Recently, headlines have highlighted mixed martial artists and the use of performance-enhancing drugs. Prominent UFC stars Wanderlei Silva, Chael Sonnen and Vitor Belfort have become the most common names associated with PED use. Following UFC Fight Night 48: Macao, Cung Le’s name joined the list. However, Le’s case did not follow the same path as the aforementioned athletes. Instead, Le’s case left the UFC’s claim of being a “leader” in PED testing for combat sports a bit hollow.
Following a clash with Michael Bisping at the UFC Fight Night event in Macao on Aug. 23, Le was tested for performance-enhancing drugs. The test returned a positive result. The Strikeforce veteran vehemently denied accusations of PED use, and he accused the UFC of substandard testing and mishandling of his sample. He also criticized the UFC’s choice of drug-testing laboratories.
With the event taking place in China, the UFC opted to serve as its own governing body. Fighters were still subject to drug testing internationally, as the UFC would contract with an independent laboratory—in this case, the Hong Kong Functional Medical Testing Center—to perform urinalysis on the athletes. The UFC then requested that four athletes be further tested, via blood sample, for HGH, EPO and testosterone. In Le’s case, his urine sample was reportedly processed by Qwest Diagnostics in Lenexa, Kan.
Following the drug test, it was announced that initial results showed Le had tested positive for elevated levels of Human Growth Hormone (HGH). Consequently, the 20-year martial arts veteran fell victim to an abundance of criticism and a hefty nine-month suspension. The UFC heard the criticisms of fans claiming Le “got off easy,” so the company tacked on an additional three months to his suspension, leaving the 42-year-old to sit out for an entire year.
News spread like wildfire throughout the media, and it appeared the middleweight’s reputation would be regarded similar to those of Belfort, Silva and Sonnen. In an effort to clear his name, Le chose to appeal the positive drug test. His suspension was subsequently lifted due to “inconclusive lab results.” The UFC stated it had received “medical advice” to assist in guiding its decision and further stated Le’s elevation of HGH did not conclude that he used performance-enhancing drugs.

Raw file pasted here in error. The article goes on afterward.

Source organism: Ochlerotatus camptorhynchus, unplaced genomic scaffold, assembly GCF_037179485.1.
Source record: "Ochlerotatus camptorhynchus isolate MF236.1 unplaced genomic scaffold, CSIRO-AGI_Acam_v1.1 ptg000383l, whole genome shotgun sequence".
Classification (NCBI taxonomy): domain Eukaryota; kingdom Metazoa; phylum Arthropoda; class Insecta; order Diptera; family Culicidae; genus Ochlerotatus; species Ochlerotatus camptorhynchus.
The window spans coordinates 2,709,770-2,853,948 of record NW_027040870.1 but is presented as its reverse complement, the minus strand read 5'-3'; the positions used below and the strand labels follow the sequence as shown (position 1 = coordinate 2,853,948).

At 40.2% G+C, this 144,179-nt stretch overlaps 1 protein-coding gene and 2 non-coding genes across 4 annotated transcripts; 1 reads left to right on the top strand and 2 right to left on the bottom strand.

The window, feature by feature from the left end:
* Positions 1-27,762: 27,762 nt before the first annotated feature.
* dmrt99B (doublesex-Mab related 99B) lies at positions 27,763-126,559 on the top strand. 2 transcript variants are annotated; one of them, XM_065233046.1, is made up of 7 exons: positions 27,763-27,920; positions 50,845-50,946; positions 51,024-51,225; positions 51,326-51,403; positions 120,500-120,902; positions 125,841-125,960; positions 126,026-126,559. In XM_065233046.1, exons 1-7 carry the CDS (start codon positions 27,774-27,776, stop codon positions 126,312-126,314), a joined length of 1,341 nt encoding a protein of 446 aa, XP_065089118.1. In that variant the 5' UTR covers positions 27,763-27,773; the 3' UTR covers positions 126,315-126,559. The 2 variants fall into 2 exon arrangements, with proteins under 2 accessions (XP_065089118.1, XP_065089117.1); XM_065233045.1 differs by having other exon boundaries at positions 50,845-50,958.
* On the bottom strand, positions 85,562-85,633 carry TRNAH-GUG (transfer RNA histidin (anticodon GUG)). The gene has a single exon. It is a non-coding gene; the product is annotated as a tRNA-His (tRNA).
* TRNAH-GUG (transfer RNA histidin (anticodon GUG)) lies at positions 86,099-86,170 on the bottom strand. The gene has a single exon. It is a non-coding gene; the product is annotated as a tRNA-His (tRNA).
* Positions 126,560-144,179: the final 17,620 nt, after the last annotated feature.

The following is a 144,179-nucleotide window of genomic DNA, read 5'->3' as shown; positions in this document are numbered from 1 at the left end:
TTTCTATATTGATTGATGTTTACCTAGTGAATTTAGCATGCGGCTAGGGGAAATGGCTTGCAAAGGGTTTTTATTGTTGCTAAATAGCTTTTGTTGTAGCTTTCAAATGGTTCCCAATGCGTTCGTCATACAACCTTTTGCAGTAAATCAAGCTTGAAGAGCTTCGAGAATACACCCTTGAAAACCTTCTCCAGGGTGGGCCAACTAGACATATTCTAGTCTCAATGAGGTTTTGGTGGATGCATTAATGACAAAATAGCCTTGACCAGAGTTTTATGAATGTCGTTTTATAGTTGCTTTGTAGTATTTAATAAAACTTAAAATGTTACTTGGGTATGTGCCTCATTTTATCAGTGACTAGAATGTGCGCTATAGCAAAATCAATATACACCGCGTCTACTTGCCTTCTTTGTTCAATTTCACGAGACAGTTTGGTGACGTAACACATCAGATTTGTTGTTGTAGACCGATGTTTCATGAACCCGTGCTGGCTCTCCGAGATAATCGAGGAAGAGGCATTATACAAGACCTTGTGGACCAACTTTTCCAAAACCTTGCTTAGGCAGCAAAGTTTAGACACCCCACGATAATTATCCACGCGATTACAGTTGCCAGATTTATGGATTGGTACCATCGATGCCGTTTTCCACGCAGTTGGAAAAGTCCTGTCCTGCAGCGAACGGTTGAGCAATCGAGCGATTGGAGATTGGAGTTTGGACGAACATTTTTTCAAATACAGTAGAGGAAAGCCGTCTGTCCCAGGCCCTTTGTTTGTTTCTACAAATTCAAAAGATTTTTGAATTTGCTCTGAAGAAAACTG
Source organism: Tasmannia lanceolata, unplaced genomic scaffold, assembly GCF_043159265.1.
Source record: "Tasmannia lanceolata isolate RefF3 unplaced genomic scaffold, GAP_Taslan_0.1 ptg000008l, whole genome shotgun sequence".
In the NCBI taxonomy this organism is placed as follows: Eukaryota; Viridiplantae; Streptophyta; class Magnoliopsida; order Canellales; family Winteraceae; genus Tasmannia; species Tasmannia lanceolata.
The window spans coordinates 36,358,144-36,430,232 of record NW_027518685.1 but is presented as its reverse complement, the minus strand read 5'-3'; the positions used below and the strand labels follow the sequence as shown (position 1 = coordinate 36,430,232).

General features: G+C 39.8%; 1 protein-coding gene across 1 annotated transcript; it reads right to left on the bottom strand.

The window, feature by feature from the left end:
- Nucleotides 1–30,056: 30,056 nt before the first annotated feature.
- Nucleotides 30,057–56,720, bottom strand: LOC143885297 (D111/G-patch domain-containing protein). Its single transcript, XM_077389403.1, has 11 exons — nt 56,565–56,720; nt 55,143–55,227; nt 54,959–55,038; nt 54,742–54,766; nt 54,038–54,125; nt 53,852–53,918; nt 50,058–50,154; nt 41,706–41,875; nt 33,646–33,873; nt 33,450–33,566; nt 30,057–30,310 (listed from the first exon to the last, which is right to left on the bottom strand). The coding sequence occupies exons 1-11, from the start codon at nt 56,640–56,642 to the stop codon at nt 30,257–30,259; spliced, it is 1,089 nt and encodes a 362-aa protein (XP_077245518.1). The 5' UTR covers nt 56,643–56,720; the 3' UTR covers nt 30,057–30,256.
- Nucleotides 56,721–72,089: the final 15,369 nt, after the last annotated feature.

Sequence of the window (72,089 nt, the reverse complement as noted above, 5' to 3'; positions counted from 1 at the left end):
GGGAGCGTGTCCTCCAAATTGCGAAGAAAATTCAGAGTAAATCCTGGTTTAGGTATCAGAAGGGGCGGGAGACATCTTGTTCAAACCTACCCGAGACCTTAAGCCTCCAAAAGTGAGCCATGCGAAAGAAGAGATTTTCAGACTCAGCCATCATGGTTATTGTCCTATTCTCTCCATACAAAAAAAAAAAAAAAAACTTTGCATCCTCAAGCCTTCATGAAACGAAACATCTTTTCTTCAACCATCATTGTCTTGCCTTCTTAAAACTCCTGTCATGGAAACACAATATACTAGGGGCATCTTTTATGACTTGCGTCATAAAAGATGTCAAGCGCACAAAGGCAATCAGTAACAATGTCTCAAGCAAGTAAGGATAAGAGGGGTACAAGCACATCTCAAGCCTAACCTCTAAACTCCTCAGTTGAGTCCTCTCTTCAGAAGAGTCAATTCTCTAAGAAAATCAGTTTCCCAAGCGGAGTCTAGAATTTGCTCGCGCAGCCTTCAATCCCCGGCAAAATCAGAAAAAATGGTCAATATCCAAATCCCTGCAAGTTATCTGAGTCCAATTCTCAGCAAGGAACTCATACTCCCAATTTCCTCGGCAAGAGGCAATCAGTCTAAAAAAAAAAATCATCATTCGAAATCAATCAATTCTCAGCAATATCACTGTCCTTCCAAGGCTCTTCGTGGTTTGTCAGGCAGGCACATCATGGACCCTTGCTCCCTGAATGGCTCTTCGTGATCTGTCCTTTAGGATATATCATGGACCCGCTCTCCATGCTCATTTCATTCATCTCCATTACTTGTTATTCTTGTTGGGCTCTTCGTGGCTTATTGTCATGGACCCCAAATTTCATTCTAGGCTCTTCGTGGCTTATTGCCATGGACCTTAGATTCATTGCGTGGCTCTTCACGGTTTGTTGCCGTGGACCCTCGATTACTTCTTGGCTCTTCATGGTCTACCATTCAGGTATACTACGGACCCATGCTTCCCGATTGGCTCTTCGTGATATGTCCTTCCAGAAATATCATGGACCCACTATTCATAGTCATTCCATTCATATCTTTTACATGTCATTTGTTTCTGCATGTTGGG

The promotion was correct in making these statements. The UFC currently does not use drug-testing facilities that are World Anti-Doping Agency (WADA) approved. The capabilities of a WADA versus a non-WADA approved laboratory vary significantly. For example, the facilities used for UFC Fight Night 48, the Hong Kong testing center and Quest Diagnostics, are not WADA approved. Furthermore, neither laboratory has the ability to perform anti-doping tests for what’s called exogenous HGH or EPO.
As Le and his manager continued to push the appeal, it became more apparent that the UFC had failed to live up to its standards, putting Le in a situation to win his appeal. The UFC then retracted the suspension. In the end, Le was vindicated and the UFC was found to be wrong.
The UFC promised that in 2015 it will implement more stringent drug-testing protocols. Hopefully this comes in the form of hiring the US Anti-Doping Agency to run the program.
Performance-enhancing drug use is a prominent issue in the sport of MMA, just ask any fighter. But it appears it is time for the UFC to set the bar a bit higher to avoid situations similar to what it faced with Le. The UFC did the right thing by lifting the suspension. Whether it was lifted because Le was clean or because there was a “loophole” is irrelevant. At this point, an investment in competent staff and a focus on proper protocols and procedures for drug testing are necessary for the UFC to avoid appearing incompetent in scenarios similar to what it encountered with Le.
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